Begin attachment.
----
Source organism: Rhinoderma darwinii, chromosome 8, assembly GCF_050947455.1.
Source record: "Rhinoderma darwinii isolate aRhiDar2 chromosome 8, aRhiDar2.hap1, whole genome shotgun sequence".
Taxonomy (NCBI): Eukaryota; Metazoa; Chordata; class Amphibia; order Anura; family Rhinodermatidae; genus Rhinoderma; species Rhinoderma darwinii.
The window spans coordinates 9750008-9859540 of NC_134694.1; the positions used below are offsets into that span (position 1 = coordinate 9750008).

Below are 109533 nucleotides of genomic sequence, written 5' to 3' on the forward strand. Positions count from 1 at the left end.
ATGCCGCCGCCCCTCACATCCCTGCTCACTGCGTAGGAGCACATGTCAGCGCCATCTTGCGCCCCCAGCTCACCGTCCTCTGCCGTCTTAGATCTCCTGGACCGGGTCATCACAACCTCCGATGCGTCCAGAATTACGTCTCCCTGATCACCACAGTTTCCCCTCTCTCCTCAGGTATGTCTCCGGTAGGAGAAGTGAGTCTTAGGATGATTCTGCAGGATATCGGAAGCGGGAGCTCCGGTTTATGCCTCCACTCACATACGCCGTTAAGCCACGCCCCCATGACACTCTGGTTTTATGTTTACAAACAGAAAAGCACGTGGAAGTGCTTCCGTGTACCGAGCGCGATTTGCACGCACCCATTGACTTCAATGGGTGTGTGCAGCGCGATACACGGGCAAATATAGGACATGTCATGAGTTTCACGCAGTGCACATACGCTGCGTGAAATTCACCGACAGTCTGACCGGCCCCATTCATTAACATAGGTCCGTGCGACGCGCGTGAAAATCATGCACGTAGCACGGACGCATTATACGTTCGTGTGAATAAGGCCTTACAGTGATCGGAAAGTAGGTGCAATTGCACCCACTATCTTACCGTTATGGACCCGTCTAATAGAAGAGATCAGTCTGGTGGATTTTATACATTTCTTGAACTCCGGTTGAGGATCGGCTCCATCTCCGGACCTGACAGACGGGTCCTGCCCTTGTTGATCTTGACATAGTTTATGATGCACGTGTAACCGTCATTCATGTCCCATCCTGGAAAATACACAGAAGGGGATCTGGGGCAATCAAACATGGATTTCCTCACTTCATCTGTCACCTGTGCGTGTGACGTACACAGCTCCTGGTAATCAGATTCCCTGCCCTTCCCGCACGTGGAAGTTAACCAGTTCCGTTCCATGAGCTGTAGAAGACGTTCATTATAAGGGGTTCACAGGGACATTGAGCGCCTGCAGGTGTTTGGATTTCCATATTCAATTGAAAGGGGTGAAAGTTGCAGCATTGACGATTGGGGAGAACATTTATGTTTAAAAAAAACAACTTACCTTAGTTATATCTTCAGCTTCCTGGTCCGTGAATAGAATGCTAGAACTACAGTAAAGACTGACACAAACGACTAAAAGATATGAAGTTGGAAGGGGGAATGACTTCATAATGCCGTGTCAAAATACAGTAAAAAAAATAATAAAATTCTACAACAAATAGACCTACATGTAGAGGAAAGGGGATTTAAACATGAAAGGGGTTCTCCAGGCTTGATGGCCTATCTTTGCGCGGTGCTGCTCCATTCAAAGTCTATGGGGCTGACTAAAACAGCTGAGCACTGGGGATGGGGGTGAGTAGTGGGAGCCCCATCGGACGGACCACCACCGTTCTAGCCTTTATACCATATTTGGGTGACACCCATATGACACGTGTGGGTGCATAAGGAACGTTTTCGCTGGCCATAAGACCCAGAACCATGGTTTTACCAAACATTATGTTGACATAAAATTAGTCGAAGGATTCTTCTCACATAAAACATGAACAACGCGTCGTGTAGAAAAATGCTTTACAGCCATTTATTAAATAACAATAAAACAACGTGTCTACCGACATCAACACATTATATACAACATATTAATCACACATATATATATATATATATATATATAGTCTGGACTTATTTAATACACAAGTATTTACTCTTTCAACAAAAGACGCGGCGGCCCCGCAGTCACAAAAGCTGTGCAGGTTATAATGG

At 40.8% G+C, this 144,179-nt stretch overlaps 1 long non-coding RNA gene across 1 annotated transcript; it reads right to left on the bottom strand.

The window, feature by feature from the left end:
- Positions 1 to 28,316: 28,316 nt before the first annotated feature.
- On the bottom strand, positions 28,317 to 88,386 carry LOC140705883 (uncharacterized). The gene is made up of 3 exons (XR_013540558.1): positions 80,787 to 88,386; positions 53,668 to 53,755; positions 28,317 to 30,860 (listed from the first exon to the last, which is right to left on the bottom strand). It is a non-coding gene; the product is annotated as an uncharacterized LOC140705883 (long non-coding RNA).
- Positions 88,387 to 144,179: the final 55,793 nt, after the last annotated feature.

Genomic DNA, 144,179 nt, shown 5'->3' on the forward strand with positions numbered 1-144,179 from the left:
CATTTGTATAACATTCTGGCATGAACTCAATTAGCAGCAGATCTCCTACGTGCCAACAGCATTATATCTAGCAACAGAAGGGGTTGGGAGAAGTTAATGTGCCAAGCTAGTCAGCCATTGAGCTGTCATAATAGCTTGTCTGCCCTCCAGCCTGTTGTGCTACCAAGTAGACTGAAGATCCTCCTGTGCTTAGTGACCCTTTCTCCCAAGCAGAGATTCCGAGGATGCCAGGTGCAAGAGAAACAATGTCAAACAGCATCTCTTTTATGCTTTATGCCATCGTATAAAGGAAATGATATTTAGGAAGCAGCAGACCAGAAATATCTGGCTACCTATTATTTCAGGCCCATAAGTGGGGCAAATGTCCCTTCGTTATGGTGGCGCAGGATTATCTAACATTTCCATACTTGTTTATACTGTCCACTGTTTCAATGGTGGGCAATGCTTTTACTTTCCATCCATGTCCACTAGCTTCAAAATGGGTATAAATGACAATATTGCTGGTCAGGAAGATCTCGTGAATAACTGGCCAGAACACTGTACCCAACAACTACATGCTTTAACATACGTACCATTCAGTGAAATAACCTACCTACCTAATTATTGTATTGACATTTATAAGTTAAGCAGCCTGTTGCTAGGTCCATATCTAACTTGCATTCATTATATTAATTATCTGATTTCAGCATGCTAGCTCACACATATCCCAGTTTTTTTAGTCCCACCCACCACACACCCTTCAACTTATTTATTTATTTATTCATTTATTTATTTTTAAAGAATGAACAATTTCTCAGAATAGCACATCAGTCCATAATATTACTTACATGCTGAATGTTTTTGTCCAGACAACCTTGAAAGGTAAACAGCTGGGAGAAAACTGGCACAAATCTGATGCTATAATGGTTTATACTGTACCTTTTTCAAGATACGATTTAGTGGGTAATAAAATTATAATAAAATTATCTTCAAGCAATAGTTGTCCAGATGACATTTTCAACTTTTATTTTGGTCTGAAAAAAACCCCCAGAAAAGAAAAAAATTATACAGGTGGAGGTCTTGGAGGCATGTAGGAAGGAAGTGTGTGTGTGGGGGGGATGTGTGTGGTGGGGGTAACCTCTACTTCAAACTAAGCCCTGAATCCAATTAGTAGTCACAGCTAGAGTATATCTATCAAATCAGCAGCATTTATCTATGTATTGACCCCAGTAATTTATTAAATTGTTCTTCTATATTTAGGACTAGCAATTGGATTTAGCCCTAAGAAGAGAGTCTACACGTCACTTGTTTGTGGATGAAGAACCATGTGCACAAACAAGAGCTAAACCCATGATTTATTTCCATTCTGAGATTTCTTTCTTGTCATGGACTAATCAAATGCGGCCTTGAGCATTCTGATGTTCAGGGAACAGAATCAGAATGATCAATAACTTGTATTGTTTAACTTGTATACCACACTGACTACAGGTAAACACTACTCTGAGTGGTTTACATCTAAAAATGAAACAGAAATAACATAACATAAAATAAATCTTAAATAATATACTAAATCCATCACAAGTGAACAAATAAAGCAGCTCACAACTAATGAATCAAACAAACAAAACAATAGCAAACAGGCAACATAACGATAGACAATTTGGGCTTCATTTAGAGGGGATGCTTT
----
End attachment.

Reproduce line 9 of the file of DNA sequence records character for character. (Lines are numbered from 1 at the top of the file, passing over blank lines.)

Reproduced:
- Positions 1 to 28,316: 28,316 nt before the first annotated feature.